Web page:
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Editorial - (2012) Volume 1, Issue 1
Geospatial technologies play a significant role in disaster management cycle. The recent large-scale earthquake and tsunami events have demonstrated their uses in post-disaster emergency responses. Remote sensing provides synoptic and detailed data required for emergency and post-disaster responses. It is the unique source of timely data captured in hard-hit and inaccessible areas after a disaster. To respond to a large-scale disaster, the International Charter on Space and Major Disasters shall be activated whereby more space sensors were rescheduled to capture the disaster area, and hence, data availability is not a critical question these days.
Data interpretation for mapping damage areas was a slow process when relying on visual interpretation. Numerous research and development on automated interpretation has not yet produced a reliable solution, visual interpretation is still needed for damage assessment. It has much been improved with the developed web-based geospatial collaborative platform which allows numerous interpreters around the world acquiring the data and submitting their allocated works. The process is speeded up drastically and introduced a new term/approach, crowd-sourcing damage assessment. The critical issue of crowd-sourcing data analysis is data quality control and it remains an issue needs to be solved.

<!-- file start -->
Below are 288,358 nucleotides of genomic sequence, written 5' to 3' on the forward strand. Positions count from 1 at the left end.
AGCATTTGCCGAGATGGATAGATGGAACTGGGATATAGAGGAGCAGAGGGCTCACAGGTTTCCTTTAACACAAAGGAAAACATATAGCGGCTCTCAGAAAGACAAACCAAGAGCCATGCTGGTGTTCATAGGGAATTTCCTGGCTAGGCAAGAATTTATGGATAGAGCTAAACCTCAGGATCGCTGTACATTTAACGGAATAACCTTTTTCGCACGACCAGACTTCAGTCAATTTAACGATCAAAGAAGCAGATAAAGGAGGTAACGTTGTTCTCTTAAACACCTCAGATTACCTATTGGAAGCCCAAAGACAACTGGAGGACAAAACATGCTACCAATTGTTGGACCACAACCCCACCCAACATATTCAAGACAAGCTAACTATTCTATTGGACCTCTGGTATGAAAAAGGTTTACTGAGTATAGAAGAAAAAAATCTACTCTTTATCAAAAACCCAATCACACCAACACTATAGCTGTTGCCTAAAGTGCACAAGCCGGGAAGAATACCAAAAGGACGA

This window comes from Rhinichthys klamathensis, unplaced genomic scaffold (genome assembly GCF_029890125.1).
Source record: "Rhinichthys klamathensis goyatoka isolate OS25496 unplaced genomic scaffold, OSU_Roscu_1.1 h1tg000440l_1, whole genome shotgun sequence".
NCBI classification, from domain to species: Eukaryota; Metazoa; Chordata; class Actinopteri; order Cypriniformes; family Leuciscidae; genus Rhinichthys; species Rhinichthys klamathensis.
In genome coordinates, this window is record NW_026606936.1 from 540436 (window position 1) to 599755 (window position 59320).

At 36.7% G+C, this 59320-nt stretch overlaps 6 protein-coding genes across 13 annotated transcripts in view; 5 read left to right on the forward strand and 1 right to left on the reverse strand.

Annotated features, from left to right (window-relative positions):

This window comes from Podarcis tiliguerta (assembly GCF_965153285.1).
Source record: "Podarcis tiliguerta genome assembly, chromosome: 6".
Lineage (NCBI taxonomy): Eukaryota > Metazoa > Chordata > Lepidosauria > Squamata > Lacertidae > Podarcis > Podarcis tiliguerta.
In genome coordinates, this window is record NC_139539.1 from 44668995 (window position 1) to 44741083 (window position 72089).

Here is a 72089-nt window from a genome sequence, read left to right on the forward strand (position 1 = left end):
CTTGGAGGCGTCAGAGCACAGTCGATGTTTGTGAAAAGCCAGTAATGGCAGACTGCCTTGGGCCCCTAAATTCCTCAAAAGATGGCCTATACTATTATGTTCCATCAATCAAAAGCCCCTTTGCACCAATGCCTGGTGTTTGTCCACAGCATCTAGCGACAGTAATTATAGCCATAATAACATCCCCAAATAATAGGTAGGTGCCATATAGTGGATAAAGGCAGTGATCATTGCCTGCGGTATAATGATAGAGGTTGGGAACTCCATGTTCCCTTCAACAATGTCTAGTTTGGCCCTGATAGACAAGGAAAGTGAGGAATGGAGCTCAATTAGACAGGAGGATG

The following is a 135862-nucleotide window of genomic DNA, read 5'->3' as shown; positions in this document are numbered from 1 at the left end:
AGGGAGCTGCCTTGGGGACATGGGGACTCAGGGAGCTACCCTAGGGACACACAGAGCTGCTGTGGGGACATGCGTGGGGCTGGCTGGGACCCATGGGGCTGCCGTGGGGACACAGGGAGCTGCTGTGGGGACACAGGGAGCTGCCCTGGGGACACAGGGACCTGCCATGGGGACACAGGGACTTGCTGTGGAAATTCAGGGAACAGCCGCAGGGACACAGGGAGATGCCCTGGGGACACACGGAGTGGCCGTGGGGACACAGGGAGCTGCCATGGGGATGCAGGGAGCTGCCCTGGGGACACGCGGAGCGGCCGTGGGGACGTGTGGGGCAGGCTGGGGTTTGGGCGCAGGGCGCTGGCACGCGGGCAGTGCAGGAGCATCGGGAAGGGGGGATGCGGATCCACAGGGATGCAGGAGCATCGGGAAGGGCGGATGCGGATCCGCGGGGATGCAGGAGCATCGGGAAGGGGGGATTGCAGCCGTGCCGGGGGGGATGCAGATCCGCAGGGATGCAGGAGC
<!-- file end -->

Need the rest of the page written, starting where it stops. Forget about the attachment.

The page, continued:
Geospatial tools and services, including mobile and web-based solutions, have extensively deployed in emergency responses and relief efforts. For instance, mobile mapping solutions ease the work of inspectors and rescuers on the ground. The geospatial web-based platforms have been used for dispatched management and planning, community participatory mapping and reporting. The crowd-sourcing damage assessment platform as mentioned above could take granted of those timely information contributed by the communities on the ground providing a verification mechanism exists to maintain the quality.
Experiences from latest large-scale disasters infer that there exists the gap between the demands from disaster management practitioners and what geospatial analysts produce. Therefore, it is vital to provide training on spatial thinking skills to the disaster management practitioners and set up a communication channel to geospatial researchers and analysts.